psychiatrist and therapist shaking hands

The Differences Between Psychiatry and Psychology

The terms “psychology” and “psychiatry” are easy to mix up. After all, the words sound alike, and both subjects revolve around mental health. However, when it comes time to make an appointment with a mental or behavioral health professional, the differences between these professional areas becomes important. Learn about the unique things each profession offers to help you know what type of appointment to make.

How Psychiatry and Psychology are Similar

To understand the difference between psychiatry and psychology, it helps to first know how they are alike. Of course, both areas of study focus on mental, behavioral, and emotional well-being. However, the similarities are deeper than that.

Both psychologists and psychiatrists can diagnose mental health disorders. Furthermore, they all rely on the Diagnostic and Statistical Manual of Mental Disorders (DSM) to do so. As of writing, the DSM is on the fifth version. So, psychologists and psychiatrists use the DSM-V.

Importantly, psychology and psychiatry are not competing professions–patients do not have to choose one or the other. Instead, they work hand-in-hand to improve lives. Many patients see both psychology and psychiatry professionals. The differences come in when aspiring psychology and psychiatry professionals are in college and begin their careers.

Types of Psychiatric Professionals

When a patient sees a psychiatric care provider, the provider is s psychiatrist or a psychiatry nurse practitioner. Both types of providers must be fully licensed in the state. Psychiatrists must earn medical degrees, just like your primary care physician or surgeon. As doctors choose their specialties, these doctors choose psychiatry as their specialties.

Alternatively, psychiatric professionals may come up through nursing and become Nurse Practitioners. These professionals get nursing degrees and then advanced nursing degrees. The advanced degrees allow them to prescribe medicine, and they choose specialties much like a medical doctor.

Types of Psychology Professionals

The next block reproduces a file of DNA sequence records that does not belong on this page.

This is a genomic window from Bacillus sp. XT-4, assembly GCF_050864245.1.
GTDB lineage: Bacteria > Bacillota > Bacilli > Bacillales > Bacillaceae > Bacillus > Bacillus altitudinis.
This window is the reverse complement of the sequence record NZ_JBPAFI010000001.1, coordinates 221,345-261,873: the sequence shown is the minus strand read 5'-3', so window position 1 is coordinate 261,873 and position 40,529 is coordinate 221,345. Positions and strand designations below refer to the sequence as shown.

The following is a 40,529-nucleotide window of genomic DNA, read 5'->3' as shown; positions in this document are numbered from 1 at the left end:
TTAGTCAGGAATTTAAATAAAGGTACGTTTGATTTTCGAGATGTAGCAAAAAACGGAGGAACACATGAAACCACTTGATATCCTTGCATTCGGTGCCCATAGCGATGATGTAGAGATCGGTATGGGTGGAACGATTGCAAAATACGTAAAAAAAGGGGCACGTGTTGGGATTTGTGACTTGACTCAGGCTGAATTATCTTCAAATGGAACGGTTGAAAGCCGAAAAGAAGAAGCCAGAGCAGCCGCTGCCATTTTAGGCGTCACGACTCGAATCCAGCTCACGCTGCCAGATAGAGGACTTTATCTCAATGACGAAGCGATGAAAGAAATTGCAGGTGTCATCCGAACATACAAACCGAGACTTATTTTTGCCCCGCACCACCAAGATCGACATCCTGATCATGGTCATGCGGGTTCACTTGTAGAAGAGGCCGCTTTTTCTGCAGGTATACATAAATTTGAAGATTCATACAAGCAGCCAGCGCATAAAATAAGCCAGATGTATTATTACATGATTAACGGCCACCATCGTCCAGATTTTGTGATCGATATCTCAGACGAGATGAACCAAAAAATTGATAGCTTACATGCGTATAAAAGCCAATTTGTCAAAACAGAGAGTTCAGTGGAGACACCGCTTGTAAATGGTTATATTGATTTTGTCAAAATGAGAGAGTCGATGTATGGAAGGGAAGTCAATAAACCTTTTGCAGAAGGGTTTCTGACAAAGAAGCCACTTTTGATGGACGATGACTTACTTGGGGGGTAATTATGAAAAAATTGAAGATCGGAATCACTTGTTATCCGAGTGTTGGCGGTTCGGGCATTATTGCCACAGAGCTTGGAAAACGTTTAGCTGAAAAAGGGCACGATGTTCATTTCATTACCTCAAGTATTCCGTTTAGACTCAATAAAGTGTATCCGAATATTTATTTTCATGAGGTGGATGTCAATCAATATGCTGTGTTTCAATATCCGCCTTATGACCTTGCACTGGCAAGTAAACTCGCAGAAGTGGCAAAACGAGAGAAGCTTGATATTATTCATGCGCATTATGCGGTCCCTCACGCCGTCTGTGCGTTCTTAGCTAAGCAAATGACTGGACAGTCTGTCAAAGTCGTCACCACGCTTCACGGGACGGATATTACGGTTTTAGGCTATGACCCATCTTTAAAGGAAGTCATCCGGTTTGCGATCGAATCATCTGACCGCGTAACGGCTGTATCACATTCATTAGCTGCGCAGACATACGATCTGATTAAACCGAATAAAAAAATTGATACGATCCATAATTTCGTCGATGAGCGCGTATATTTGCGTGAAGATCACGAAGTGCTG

There are many more types of psychology professionals with patient-facing roles and licenses, including:

  • Clinical Psychologist
  • Licensed Mental Health Counselor
  • Licensed Clinical Social Worker
  • Licensed Marriage and Family Therapist

Each of these professionals require specific training, degrees, and licenses. For example, clinical psychologists have doctoral degrees. Psychology professionals often specialize within the field as well. For example, some professionals may have more experience with substance abuse, while others help more patients with depression.

Differences in Approach

The reason psychology and psychiatry professionals go through such different types of training is that they approach the same issues from different angles. Both types of providers treat mental, emotional, and behavioral disorders. However, they use different types of treatments to heal patients. Sometimes, those treatments are used in-tandem for a whole-person approach.

Psychology providers use psychotherapy or talk therapy to uncover underlying issues that a patient faces. They then help the patient see how these issues affect their thinking and behaviors. The patient then learns new ways to think about events, which impact their behaviors and create a healthy cycle.

Psychiatrists approach emotional, mental, and behavioral issues from a biological perspective. They consider a person’s brain chemistry and other factors that affect their feelings and behaviors. Because of their medical backgrounds, psychiatric professionals can prescribe medications and/or treatments like Transcranial Magnetic Stimulation (TMS) therapy. They can also use diagnostic tools like scans and blood tests.

What Patients Experience in Appointments

Whether you have an appointment with a psychology provider or a psychiatry professional, your visit will likely start with a discussion about your symptoms. Depending on your history, the provider may ask you to complete assessments that help them make diagnoses. After talking about your history and symptoms, the professional can make recommendations within their respective fields.

At Florida Behavioral Health, we connect patients to professionals in the fields of both psychology and psychiatry. Contact us today to make an appointment with either or both types of providers.